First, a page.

Use of nasal intermittent positive pressure ventilation to avoid intubation in neonates

Saudi Med J. 2004 Oct;25(10):1464-7.


Objective: Nasal intermittent positive pressure ventilation (NIPPV) has widely been used in neonates to prevent extubation failure and apnea. This pilot study was carried out to look at the early use of NIPPV to avoid intubation.

Methods: The study was carried out over a period of 3 months from August 2003 to October 2003 at the Royal Hospital, Muscat, Sultanate of Oman. The neonates with clinical signs of moderate to severe respiratory distress were given a trial of early NIPPV based on the avoid-intubation protocol. Inclusion, exclusion and failure criteria with general procedure were made clear to all medical and nursing staff and the protocol was posted in the unit for further time to time referral.

Results: A total of 16 neonates met the inclusion criteria for early NIPPV trial. Out of these, 13 (81%) had a successful NIPPV. The mean age of entry was 0.95 hours; however, the mean duration of NIPPV was 23 hours. No NIPPV related complications were noted in the study group.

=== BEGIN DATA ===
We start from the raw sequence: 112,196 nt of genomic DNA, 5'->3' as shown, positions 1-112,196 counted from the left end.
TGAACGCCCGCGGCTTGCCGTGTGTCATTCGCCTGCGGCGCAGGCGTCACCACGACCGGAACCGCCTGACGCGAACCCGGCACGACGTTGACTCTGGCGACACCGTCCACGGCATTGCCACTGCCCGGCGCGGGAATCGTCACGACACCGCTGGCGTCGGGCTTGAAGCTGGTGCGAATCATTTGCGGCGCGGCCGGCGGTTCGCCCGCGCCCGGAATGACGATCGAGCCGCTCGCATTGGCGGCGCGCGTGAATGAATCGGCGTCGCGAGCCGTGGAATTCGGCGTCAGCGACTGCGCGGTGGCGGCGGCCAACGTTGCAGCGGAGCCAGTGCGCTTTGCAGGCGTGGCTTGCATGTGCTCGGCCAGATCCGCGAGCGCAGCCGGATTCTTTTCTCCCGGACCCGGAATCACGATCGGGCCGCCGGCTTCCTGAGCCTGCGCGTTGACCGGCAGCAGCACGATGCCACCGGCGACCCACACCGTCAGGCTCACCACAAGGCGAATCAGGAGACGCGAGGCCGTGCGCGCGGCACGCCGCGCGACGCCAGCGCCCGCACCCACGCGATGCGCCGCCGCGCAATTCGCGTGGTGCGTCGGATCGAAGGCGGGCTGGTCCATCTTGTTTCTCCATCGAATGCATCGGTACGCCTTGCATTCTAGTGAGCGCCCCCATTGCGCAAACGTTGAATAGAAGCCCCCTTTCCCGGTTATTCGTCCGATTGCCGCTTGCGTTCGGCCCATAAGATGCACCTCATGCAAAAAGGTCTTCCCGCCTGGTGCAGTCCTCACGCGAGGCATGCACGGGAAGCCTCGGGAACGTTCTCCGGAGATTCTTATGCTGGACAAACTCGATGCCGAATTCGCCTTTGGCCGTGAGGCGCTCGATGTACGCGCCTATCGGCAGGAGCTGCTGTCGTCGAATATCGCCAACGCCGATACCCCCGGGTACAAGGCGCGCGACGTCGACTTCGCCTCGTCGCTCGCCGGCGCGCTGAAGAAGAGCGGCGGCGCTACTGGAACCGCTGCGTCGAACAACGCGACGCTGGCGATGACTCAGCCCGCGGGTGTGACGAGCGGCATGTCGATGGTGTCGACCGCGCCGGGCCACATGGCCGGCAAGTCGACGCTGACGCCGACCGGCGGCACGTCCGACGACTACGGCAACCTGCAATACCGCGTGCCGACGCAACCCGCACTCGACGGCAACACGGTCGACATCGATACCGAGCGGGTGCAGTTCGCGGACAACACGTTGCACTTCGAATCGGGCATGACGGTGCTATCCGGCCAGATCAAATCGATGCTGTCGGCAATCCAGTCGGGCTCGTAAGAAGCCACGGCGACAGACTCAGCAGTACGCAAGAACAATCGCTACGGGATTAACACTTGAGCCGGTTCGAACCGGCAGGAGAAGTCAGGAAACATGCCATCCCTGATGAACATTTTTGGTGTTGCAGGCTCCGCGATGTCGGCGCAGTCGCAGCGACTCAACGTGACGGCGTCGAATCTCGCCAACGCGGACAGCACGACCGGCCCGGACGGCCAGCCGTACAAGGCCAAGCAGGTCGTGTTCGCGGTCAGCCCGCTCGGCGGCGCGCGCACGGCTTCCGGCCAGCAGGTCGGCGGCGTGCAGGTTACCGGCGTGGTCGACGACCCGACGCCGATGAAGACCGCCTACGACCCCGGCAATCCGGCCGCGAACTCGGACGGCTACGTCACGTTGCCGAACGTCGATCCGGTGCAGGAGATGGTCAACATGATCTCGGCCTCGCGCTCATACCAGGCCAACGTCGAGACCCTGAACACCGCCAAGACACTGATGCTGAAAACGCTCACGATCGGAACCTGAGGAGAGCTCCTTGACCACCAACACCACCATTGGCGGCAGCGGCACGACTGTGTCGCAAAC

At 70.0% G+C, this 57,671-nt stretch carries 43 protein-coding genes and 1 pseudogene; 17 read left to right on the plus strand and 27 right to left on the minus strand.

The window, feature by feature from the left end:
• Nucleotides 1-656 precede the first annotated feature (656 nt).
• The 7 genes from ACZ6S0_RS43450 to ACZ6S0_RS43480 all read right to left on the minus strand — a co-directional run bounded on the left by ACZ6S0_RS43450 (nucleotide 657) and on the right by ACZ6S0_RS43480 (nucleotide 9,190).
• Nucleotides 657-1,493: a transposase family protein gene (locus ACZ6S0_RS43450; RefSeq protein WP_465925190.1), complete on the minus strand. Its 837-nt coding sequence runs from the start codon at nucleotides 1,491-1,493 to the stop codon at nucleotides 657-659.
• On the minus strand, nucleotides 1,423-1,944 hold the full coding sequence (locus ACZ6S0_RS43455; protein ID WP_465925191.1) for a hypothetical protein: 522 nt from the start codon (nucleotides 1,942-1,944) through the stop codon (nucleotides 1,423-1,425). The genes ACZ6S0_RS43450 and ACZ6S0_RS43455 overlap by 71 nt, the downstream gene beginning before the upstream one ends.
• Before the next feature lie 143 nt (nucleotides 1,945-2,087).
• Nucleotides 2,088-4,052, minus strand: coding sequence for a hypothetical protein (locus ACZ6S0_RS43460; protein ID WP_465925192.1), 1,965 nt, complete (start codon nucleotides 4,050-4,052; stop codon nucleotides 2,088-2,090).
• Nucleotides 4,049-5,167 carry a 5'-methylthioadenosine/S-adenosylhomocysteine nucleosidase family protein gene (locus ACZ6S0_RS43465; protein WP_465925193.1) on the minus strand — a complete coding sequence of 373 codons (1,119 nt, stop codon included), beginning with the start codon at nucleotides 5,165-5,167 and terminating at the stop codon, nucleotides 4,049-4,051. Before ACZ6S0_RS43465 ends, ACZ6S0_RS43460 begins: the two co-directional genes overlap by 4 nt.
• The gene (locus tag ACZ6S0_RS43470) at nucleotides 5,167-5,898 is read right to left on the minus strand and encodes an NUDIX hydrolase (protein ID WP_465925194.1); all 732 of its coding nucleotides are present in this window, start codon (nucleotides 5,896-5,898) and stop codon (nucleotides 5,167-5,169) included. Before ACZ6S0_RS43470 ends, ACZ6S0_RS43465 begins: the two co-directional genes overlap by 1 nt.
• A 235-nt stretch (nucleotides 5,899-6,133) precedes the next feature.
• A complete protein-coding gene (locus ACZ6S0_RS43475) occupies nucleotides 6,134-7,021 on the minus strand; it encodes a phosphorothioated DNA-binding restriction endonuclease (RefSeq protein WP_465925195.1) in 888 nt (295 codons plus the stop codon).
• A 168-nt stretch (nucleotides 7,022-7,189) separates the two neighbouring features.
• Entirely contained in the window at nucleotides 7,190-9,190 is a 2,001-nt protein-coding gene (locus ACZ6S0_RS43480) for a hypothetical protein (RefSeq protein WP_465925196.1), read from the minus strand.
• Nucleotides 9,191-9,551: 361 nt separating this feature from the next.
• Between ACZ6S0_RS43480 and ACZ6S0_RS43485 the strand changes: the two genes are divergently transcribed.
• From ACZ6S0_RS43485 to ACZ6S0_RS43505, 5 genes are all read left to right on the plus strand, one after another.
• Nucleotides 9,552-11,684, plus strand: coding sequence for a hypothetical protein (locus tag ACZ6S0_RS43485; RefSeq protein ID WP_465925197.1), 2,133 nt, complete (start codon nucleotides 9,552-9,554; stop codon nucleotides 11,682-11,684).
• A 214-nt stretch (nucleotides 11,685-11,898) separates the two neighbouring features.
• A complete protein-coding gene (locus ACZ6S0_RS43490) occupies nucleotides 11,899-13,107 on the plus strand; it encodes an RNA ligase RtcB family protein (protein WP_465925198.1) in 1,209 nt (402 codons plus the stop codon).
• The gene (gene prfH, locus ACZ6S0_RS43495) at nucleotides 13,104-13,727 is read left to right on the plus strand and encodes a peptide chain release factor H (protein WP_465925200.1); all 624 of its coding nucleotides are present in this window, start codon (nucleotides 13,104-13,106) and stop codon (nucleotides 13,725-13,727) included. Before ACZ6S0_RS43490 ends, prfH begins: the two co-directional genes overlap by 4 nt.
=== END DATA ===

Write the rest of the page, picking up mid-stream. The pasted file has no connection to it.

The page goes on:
Conclusion: We concluded that NIPPV is an appropriate mode of ventilation in neonates requiring respiratory support. The major advantage of NIPPV is the non-invasive mechanics. It is also less expensive and less labor intensive. Further randomized controlled trials with larger sample size are warranted to confirm our findings.

Publication types

  • Comparative Study

MeSH terms

  • Blood Gas Analysis
  • Female
  • Follow-Up Studies
  • Humans
  • Infant, Newborn
  • Intensive Care Units, Neonatal
  • Intermittent Positive-Pressure Ventilation / methods*
  • Intubation, Intratracheal
  • Male
  • Masks*
  • Oman
  • Pilot Projects
  • Pulmonary Gas Exchange
  • Respiratory Distress Syndrome, Newborn / diagnosis
  • Respiratory Distress Syndrome, Newborn / therapy*
  • Respiratory Function Tests
  • Risk Assessment
  • Severity of Illness Index
  • Treatment Outcome